Here, LIFE.com offers up photos made in a number of New York speakeasies by Margaret Bourke-White. Most famous for her work as a LIFE photographer—along with Peter Stackpole, Thomas McAvoy and Alfred Eisenstaedt, she was one of the weekly’s original four staff photographers—Bourke-White was for years an editor and photographer at FORTUNE; the pictures in this gallery were shot for that storied Time Inc. monthly, three years before LIFE began publishing.

Bourke-White’s photos ran in the June 1933 issue of FORTUNE, under the simple and evocative title, “Speakeasies of New York.”

The speakeasy [FORTUNE told its readers, betraying a fair bit of patrician hauteur] has flowered successfully only in New York. In San Francisco it is dull and obscure; in Chicago, tough and noisy; in the South almost nonexistent. In most cities, drinking, like eating, is done at home or in the country club. In New York alone has the speakeasy become the instrument of a civilized social life, something between a pre-prohibition restaurant and a coeducational club. There are, therefore, in New York, speakeasies for every taste and purse. . . . The pictures on these pages present a fair cross-section of the reputable ones. They are probably the first pictures ever taken of speakeasies in action. They may be the last: no one can prophesy the future of these curious by-products of the post-War age if and when prohibition is repealed. If they survive it will be as restaurants with bars; locked doors will no longer spice the drinks. It is for a future that will want to know how New Yorkers of the ’20s lived that FORTUNE presents this portfolio of Margaret Bourke-White’s pictures.

Duly acknowledging the prescience of that unknown writer’s words, we’ll just end here by noting that Bourke-White’s pictures do, in fact, provide a sense of how New Yorkers of the ’20s and ’30s lived. Judging by the photos, some of them lived pretty well, indeed.

Liz Ronk, who edited this gallery, is the Photo Editor for LIFE.com. Follow her on Twitter at @LizabethRonk.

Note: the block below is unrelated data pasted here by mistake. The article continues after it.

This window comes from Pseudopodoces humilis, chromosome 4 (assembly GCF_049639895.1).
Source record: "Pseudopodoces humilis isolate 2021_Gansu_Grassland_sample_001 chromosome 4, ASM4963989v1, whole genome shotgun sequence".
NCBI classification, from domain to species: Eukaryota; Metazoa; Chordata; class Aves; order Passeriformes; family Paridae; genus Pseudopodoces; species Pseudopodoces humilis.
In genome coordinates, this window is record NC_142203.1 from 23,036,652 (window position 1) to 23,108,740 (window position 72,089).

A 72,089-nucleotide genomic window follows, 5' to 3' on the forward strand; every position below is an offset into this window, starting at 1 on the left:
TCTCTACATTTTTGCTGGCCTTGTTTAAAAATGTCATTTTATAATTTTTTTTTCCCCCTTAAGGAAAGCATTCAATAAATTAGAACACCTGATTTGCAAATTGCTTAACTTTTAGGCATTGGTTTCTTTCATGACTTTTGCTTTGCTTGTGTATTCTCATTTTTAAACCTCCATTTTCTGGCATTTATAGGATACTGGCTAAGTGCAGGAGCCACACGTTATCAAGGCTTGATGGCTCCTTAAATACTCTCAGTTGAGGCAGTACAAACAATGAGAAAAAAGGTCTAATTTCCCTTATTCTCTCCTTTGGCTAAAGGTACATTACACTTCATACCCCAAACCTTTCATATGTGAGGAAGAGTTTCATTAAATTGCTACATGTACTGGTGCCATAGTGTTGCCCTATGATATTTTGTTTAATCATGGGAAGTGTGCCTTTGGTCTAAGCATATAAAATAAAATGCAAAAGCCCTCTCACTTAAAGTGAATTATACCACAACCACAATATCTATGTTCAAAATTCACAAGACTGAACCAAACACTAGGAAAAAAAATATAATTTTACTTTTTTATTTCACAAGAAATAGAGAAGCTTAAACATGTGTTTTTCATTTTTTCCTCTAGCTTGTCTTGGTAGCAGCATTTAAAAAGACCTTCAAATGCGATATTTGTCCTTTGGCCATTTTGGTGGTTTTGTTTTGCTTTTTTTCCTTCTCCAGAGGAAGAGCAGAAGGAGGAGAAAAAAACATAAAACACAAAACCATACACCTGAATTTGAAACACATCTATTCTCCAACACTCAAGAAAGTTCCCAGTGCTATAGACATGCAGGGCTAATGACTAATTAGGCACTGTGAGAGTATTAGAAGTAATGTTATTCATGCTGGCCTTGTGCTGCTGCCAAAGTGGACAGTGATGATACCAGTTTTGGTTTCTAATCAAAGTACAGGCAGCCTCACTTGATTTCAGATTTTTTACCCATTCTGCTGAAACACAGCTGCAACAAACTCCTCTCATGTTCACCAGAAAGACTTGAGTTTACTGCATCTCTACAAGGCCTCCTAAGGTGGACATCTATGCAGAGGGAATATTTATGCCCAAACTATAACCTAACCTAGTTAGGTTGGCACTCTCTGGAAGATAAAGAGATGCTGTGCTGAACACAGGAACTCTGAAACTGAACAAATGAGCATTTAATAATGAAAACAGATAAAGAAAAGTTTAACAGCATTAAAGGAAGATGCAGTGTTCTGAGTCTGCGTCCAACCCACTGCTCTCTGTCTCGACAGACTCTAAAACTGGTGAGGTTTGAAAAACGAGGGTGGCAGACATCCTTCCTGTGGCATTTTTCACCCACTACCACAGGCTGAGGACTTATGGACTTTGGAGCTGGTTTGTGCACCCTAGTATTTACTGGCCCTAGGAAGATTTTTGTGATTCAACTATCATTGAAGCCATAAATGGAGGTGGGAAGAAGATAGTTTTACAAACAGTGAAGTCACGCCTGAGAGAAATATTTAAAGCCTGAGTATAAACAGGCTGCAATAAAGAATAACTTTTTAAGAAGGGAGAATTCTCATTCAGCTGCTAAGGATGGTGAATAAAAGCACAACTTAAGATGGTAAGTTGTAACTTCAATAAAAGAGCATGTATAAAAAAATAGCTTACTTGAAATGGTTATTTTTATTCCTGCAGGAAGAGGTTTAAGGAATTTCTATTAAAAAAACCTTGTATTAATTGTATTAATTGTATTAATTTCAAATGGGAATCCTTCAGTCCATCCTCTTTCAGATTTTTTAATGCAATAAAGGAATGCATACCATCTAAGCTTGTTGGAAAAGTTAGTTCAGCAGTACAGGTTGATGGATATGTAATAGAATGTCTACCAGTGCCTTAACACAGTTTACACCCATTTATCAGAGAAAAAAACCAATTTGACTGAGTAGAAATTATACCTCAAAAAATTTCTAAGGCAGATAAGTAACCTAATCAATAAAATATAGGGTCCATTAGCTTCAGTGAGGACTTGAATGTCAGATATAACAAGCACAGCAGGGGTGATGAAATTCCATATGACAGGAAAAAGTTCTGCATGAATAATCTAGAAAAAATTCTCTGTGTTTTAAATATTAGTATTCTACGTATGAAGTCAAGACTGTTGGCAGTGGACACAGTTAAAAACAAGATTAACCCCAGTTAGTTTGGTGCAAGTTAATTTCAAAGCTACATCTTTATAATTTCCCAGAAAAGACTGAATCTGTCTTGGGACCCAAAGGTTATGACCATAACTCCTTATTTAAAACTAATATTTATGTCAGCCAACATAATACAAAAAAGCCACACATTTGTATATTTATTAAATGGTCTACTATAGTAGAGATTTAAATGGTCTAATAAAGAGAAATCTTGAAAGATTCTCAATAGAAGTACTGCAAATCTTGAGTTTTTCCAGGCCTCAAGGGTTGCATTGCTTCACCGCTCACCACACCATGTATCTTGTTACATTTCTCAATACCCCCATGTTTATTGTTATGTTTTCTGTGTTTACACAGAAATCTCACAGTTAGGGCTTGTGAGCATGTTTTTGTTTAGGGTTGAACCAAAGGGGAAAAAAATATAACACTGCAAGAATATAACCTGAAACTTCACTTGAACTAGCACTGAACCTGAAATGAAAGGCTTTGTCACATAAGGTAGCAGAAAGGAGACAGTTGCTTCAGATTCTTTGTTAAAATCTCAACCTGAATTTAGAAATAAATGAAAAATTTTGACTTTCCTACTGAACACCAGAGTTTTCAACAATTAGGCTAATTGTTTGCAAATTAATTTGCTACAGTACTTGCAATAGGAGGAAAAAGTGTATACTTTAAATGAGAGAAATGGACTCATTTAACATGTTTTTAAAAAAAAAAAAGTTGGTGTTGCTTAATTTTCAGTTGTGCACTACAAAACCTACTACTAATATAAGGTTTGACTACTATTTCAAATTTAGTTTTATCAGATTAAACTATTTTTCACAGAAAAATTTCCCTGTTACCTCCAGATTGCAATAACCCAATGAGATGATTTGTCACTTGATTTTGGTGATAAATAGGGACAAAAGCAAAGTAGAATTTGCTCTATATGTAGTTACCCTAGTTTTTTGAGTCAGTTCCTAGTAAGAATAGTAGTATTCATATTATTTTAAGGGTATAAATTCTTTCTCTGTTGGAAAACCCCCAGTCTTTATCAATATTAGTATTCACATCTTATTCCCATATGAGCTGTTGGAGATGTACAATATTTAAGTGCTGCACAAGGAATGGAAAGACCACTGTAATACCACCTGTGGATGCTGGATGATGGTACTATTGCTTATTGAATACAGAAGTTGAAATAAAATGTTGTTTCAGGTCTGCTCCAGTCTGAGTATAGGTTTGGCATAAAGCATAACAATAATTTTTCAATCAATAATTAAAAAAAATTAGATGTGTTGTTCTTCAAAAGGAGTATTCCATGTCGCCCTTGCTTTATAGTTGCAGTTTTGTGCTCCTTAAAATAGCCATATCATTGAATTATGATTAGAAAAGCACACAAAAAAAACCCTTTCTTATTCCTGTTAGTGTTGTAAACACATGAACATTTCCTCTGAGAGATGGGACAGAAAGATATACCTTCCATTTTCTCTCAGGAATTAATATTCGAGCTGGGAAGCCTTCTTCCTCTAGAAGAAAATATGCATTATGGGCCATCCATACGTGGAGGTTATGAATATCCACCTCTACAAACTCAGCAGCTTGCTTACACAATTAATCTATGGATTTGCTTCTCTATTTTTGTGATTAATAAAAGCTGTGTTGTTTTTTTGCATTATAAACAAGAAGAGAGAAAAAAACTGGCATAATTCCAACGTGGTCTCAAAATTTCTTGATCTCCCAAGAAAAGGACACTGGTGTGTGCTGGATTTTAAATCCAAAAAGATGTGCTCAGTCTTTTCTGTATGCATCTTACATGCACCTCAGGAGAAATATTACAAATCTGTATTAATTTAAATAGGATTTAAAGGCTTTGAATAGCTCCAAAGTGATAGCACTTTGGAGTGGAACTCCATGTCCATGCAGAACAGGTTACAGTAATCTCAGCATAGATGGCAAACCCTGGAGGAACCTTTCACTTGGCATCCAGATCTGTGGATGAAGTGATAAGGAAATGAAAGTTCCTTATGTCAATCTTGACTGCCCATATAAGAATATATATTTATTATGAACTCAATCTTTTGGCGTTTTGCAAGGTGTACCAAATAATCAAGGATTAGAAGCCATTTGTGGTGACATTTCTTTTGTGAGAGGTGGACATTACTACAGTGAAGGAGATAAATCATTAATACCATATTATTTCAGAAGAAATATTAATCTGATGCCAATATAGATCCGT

Follow FORTUNE @FortuneMagazine.

TIME celebrities

Chris Rock: How We Talk About Race in U.S. Is ‘Nonsense’

Chris Rock poses with his award during the Hollywood Film Awards in Hollywood
Danny Moloshok—Reuters Actor Chris Rock poses backstage during the Hollywood Film Awards in Hollywood, Calif. on Nov. 14, 2014.

“When we talk about race relations in America or racial progress, it’s all nonsense.”

Chris Rock has some thoughts on race relations in America: they’re a myth.

In a wide-ranging cover interview with New York Magazine’s Frank Rich, the comedian and film director addressed race in the Obama era saying, “when we talk about race relations in America or racial progress, it’s all nonsense.”

Rock continues, “There are no race relations. White people were crazy. Now they’re not as crazy. To say that black people have made progress would be to say they deserve what happened to them before.”

MORE: The One Battle Michael Brown’s Family Will Win

Rock has long been an outspoken on race, and race relations in America. In the interview, he compares the relationship between blacks and whites in America to Tina Turner’s abusive marriage to Ike Turner.

So, to say Obama is progress is saying that he’s the first black person that is qualified to be president. That’s not black progress. That’s white progress. There’s been black people qualified to be president for hundreds of years. If you saw Tina Turner and Ike having a lovely breakfast over there, would you say their relationship’s improved? Some people would. But a smart person would go, “Oh, he stopped punching her in the face.” It’s not up to her. Ike and Tina Turner’s relationship has nothing to do with Tina Turner. Nothing. It just doesn’t. The question is, you know, my kids are smart, educated, beautiful, polite children. There have been smart, educated, beautiful, polite black children for hundreds of years. The advantage that my children have is that my children are encountering the nicest white people that America has ever produced. Let’s hope America keeps producing nicer white people.

Read the whole interview at New York

Read next: From ESSENCE’s Editor: Ferguson’s Emotional Aftermath

TIME NFL

Janay Rice Reaffirms Support for Ray Rice in Emotional Interview

Says she believes that fans will forget the video of Ray Rice beating her

Janay Rice described the emotional toll of being thrust into the public eye as a victim of domestic abuse in an emotional interview on NBC’s Today show on Monday.

“That’s been the hardest part,” she said, “is having so much of your life made public and have it all be negative.”

Janay, whose husband Ray was suspended from the NFL after videotape of him beating her unconscious was leaked to the media, became visibly upset when Matt Lauer read back a post from her Instagram account shortly after the footage surfaced, in which she called the public response “a horrible nightmare.” Wiping away tears from her eyes, Janay said, “I was so angry and hurt.”